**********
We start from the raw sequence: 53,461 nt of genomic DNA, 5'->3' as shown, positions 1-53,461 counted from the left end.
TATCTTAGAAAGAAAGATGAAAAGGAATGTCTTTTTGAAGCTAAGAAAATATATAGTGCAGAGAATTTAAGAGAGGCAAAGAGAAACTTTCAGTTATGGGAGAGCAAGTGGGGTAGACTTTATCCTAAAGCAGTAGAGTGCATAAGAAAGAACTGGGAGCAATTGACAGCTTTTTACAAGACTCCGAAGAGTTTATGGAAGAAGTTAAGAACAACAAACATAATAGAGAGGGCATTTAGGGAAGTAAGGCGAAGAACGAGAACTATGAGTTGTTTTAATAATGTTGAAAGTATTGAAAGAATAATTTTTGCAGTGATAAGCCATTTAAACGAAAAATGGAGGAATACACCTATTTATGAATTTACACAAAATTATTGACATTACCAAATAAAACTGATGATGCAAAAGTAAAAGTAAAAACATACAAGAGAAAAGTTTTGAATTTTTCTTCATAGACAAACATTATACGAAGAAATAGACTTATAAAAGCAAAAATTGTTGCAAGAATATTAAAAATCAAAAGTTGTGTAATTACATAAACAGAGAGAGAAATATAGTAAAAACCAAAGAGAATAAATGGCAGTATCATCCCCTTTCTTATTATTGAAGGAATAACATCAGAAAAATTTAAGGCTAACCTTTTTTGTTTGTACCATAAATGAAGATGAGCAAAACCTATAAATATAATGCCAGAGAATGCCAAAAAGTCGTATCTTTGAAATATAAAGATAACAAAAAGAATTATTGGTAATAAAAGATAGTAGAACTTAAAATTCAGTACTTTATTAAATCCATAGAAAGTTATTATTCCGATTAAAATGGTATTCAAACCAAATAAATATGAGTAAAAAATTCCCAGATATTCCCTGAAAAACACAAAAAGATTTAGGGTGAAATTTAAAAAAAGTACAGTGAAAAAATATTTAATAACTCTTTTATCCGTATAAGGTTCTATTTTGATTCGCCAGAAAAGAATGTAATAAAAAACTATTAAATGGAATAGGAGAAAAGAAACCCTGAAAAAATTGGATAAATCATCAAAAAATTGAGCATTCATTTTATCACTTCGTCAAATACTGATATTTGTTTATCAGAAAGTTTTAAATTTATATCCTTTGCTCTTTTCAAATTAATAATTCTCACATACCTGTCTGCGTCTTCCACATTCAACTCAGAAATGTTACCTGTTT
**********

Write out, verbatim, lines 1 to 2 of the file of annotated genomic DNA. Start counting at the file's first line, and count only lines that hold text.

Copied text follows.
We start from the raw sequence: 53,461 nt of genomic DNA, 5'->3' as shown, positions 1-53,461 counted from the left end.
TATCTTAGAAAGAAAGATGAAAAGGAATGTCTTTTTGAAGCTAAGAAAATATATAGTGCAGAGAATTTAAGAGAGGCAAAGAGAAACTTTCAGTTATGGGAGAGCAAGTGGGGTAGACTTTATCCTAAAGCAGTAGAGTGCATAAGAAAGAACTGGGAGCAATTGACAGCTTTTTACAAGACTCCGAAGAGTTTATGGAAGAAGTTAAGAACAACAAACATAATAGAGAGGGCATTTAGGGAAGTAAGGCGAAGAACGAGAACTATGAGTTGTTTTAATAATGTTGAAAGTATTGAAAGAATAATTTTTGCAGTGATAAGCCATTTAAACGAAAAATGGAGGAATACACCTATTTATGAATTTACACAAAATTATTGACATTACCAAATAAAACTGATGATGCAAAAGTAAAAGTAAAAACATACAAGAGAAAAGTTTTGAATTTTTCTTCATAGACAAACATTATACGAAGAAATAGACTTATAAAAGCAAAAATTGTTGCAAGAATATTAAAAATCAAAAGTTGTGTAATTACATAAACAGAGAGAGAAATATAGTAAAAACCAAAGAGAATAAATGGCAGTATCATCCCCTTTCTTATTATTGAAGGAATAACATCAGAAAAATTTAAGGCTAACCTTTTTTGTTTGTACCATAAATGAAGATGAGCAAAACCTATAAATATAATGCCAGAGAATGCCAAAAAGTCGTATCTTTGAAATATAAAGATAACAAAAAGAATTATTGGTAATAAAAGATAGTAGAACTTAAAATTCAGTACTTTATTAAATCCATAGAAAGTTATTATTCCGATTAAAATGGTATTCAAACCAAATAAATATGAGTAAAAAATTCCCAGATATTCCCTGAAAAACACAAAAAGATTTAGGGTGAAATTTAAAAAAAGTACAGTGAAAAAATATTTAATAACTCTTTTATCCGTATAAGGTTCTATTTTGATTCGCCAGAAAAGAATGTAATAAAAAACTATTAAATGGAATAGGAGAAAAGAAACCCTGAAAAAATTGGATAAATCATCAAAAAATTGAGCATTCATTTTATCACTTCGTCAAATACTGATATTTGTTTATCAGAAAGTTTTAAATTTATATCCTTTGCTCTTTTCAAATTAATAATTCTCACATACCTGTCTGCGTCTTCCACATTCAACTCAGAAATGTTACCTGTTT